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The Diversity & Confusion Report

Our latest insights uncover how people in the workforce think and feel about equity, diversity and inclusion.

Why this matters

In 2021, we published a report that drew one major conclusion about the understanding of and attitudes towards equity, diversity and inclusion (ED&I) in UK business at the time: organisations were largely in a state of diversity and confusion.

 

Our inaugural Diversity & Confusion report exposed low levels of cultural confidence across the workforce, fear of saying the wrong thing hindering the progress of ED&I, and uncertainty about who should and shouldn’t play a role in the ED&I agenda. 

 

Back then, the murder of George Floyd and the impact of the COVID-19 pandemic had initiated a wave of corporate commitments to tackle racism and socioeconomic inequalities, as internal and external stakeholders demanded change. 

 

Since then more recent crises have brought different challenges to the fore.

 

Today, a key boardroom conundrum is deciding what to prioritise as the workforce grows impatient to see which commitments materialise and shareholders place increasing pressures on returns. 

What's new ?

The data in our latest Diversity & Confusion report indicates that we’re no longer only in a state of diversity and confusion. 

 

We’re now also living in a state of diversity and…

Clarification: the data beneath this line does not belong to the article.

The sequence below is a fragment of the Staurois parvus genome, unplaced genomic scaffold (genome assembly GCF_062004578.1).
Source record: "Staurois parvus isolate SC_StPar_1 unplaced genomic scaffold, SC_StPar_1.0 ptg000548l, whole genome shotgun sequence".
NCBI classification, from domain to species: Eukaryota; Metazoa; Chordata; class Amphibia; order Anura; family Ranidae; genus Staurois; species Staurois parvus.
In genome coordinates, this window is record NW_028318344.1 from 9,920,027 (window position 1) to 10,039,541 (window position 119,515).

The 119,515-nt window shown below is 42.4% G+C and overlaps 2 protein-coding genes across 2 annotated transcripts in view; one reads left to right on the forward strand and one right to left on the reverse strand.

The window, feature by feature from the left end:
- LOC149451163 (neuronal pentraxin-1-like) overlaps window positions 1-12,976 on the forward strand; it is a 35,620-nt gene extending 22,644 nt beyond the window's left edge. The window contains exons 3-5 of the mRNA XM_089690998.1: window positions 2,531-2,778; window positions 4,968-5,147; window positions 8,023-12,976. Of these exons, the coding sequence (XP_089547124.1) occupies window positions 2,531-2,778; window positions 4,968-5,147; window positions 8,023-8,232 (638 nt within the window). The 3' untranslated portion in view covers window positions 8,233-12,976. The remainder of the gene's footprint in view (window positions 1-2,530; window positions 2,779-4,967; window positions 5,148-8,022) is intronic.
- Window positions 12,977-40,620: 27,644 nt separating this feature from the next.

• Exclusion: Underrepresented employees are still more likely to feel excluded from ED&I conversations than others 

  • Disillusion: Most people are growing frustrated by ED&I conversations and tired of talking about their identities with colleagues

  • Delusion: we are growing in confidence in relation to talking ‘professionally’ about ED&I, but this isn’t translating down into what sits under the agenda, such as disability, gender, race and ethnicity, religion or belief, sex and sexual orientation 

  • Illusion: politics and some areas of the media are negatively impacting ED&I efforts, deliberately labelling its work as “woke” to stoke reactions across society

 

These data-driven themes are explained in the 2023 edition of our ‘state of the nation’ report, based on a survey of the UK workforce and new media analysis.

 

Fill in the form below to download your copy. 

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